Seminole War
Guilty verdicts in the Arbuthnot & Ambrister trials (Seminole War 200th)

Artist’s impression of the trial of Robert C. Ambrister, which concluded 200 years ago today on April 28, 1818. From John Frost, Life of Andrew Jackson, 1846.

The trials of Alexander Arbuthnot and Robert Ambrister got very confusing 200 years ago today as the military court at Fort St. Marks took the bizarre step of starting the second trial before the first was over.

This article is part of a series that marks the 200th anniversary of the First Seminole War. Please click here to see the entire timeline of stories.

The court had declared a recess in Arbuthnot’s trial to give him time to prepare his defense. Instead of waiting until 4 p.m. for him to present that defense, however, the members moved to begin the trial of Ambrister. He faced two counts. The first was “aiding, abetting, and comforting the enemy, supplying them with the means of war,” to which he entered a not guilty plea. The second was “leading and commanding the Lower Creeks in carrying on a war against the United States,” to which he entered a plea of “guilty and justification.” [I]

The prosecution began immediately, with both John Lewis Phenix and John Arbuthnot testifying that they had seen Ambrister ordering out warriors from Boleck’s and Nero’s towns to fight Jackson’s approaching army. Both reported that the defendant issued ammunition to the Seminole and Black Seminole fighters and Phenix testified that Ambrister had been in British uniform and carrying a sword. [II]

A self-portrait of the Prophet Josiah Francis. Courtesy of the British Museum.

The prosecutor entered a letter from Ambrister to Governor Charles Cameron of the Bahamas into evidence. Dated April 20, 1818 – as Jackson was marching from St. Marks to the Suwannee – it included an urgent request for ammunition from the Bahamas to help the Seminoles fight the U.S. Army:

…The Americans may march through the whole territory in a month, and without arms, &c. they must surrender. Hillisajo, or Francis, the Indian Chief, the one that was in England, tells me to let your Excellency know, that the Prince Regent told him that whenever he wanted ammunition, your Excellency would supply him with as much as he wanted. They beg me to press upon your Excellency’s mind to send the above mentioned articles [i.e.gunpowder, musket balls, lead, cannon] down by the vessel that brings this to you; and let the Prince Regent know of their situation. [III]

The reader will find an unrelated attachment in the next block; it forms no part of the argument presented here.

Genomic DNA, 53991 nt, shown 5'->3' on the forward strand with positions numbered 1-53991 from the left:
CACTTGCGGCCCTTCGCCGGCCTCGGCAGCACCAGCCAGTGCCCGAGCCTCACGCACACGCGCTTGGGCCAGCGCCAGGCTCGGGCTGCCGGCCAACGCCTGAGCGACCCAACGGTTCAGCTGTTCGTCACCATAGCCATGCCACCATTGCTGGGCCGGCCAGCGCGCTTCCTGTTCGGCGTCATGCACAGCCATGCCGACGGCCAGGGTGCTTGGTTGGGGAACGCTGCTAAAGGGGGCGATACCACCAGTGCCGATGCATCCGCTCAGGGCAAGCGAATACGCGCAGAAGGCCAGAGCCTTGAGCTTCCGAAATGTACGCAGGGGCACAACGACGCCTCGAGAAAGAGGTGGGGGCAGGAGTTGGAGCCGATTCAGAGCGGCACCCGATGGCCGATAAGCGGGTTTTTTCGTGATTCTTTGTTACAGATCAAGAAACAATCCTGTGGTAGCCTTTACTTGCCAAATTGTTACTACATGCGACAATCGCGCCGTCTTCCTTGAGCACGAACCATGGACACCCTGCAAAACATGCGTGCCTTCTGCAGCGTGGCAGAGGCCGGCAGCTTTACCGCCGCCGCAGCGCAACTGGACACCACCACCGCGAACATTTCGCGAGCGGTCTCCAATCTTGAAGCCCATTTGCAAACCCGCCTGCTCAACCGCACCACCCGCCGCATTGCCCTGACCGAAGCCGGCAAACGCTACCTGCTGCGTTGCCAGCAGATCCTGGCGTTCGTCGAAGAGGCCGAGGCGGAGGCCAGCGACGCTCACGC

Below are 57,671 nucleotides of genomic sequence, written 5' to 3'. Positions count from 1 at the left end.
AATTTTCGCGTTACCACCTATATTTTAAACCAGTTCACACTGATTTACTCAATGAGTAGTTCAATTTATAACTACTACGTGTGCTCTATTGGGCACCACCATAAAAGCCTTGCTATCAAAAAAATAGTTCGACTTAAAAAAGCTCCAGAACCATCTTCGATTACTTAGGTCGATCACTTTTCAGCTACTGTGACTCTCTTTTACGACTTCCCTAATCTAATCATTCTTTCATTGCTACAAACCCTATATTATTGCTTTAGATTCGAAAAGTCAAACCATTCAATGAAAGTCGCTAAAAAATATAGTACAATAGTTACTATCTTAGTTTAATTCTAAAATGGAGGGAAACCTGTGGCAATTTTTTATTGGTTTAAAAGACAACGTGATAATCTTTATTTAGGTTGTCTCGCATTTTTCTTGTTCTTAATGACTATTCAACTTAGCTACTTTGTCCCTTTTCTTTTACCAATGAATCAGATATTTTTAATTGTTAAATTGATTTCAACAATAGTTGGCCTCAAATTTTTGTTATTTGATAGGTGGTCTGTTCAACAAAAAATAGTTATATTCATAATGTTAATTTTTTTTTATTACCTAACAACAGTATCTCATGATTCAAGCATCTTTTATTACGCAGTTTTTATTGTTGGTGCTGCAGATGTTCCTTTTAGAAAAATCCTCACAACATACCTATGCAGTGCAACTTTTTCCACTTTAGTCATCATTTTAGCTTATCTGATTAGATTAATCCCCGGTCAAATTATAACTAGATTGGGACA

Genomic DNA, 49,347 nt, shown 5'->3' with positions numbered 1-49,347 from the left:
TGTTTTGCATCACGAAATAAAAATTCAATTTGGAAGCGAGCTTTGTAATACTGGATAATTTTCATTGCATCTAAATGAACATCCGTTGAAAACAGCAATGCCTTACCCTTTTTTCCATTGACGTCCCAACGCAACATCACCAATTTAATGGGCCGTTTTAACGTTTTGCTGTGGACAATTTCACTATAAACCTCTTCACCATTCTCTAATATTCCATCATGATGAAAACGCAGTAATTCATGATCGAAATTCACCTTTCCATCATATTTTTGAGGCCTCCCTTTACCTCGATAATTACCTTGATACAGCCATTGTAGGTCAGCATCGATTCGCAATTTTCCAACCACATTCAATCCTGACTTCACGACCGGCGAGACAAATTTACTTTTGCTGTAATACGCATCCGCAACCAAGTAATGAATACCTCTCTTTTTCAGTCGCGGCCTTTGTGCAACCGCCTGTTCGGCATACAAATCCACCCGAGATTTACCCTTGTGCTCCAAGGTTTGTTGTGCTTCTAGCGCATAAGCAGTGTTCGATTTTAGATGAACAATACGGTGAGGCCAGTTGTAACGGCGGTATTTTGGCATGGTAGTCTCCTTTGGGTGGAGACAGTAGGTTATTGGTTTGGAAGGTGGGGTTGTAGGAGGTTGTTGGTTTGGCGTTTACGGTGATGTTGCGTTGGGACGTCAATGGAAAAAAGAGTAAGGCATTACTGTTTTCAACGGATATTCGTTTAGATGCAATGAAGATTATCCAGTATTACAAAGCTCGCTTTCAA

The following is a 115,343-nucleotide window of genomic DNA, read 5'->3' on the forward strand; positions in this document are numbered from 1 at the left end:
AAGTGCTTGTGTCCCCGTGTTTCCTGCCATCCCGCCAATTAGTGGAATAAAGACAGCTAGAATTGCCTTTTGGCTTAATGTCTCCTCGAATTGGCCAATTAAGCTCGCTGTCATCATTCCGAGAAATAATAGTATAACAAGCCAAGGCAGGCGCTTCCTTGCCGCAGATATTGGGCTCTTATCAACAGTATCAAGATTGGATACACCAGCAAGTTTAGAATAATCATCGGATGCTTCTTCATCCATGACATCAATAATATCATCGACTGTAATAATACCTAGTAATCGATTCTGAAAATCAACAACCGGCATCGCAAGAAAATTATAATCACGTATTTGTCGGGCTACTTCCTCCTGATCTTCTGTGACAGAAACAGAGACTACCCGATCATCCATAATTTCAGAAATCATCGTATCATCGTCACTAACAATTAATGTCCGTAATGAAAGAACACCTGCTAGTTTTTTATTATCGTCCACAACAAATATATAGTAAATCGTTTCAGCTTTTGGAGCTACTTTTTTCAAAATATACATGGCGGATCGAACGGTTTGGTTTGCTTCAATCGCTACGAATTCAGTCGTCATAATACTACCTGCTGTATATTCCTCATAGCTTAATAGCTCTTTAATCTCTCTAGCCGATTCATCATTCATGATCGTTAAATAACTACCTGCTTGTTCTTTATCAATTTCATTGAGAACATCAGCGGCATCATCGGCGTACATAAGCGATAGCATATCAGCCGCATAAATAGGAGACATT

Peter B. Cook then testified that he had seen Ambrister give paint and some ammunition to the Indians and Black Seminoles, but had not seen him giving them orders.

Other letters   were also introduced, including one to Lt. Col. Edward Nicolls which reported that there were about 300 black warriors on the Suwannee. Some of them, according to Ambrister, trained under the British at Prospect Bluff.

Ruins of the stone bombproof at San Marcos de Apalache (Fort St. Marks). The trials took place here.

Additional witnesses gave similar testimony to that offered by Phenix, John Arbuthnot and Cook. The court retired to consider the case and found Ambrister guilty of exciting the Lower Creeks to war against the United States “by sending their warriors to meet and fight the American army.” He was also found guilty of leading warriors against troops of the United States. The panel ordered that he be executed by firing squad.

One of the members then asked for reconsideration of Ambrister’s sentence. A second vote was held and the members of the court reduced the sentence to “fifty stripes on his bare back” plus confinement “with ball and chain to hard labour, for twelve calendar months.”

Then, at 4 p.m., the court jumped back to the case of Alexander Arbuthnot. In a long statement, he promised not to try the patience of the panel:

…My only appeal is to the sound and impartial judgment of this honourable Court, the purity and uprightness of their hearts, that they will, dispassionately and patiently, weight the evidence they have before them, apply the law, and on these, and these alone, pronounce their judgment.

Andrew Jackson was not present during the trials and the verdicts reached him at camp 4 miles north of the fort. This view of San Marcos de Apalache was taken looking south across the marshes. The fort was in the trees.

The court found him guilty on both of the counts against him and sentenced him “to be suspended by the neck until he is dead.”

And so, after it spent the day ricocheting between the two cases, the military court decided that Ambrister would be spared but that Arbuthnot’s life would be sacrificed. This was the situation at the close of day on April 28, 1818. The findings of the court went to General Jackson’s headquarters for review and by the next morning Old Hickory dramatically changed the punishments ordered by his officers.

This series will continue tomorrow with the executions of Arbuthnot and Ambrister.

To learn more about incidents at St. Marks including the trials, please consider the book Milly Francis: The Life & Times of the Creek Pocahontas.

The trial of the two Bahamians took place at today’s San Marcos de Apalache Historic State Park. Please click here to learn about the history of the old Spanish fort.

The park is open Thursday-Monday from 9 a.m. to 5 p.m. Use the map below to help you find it.

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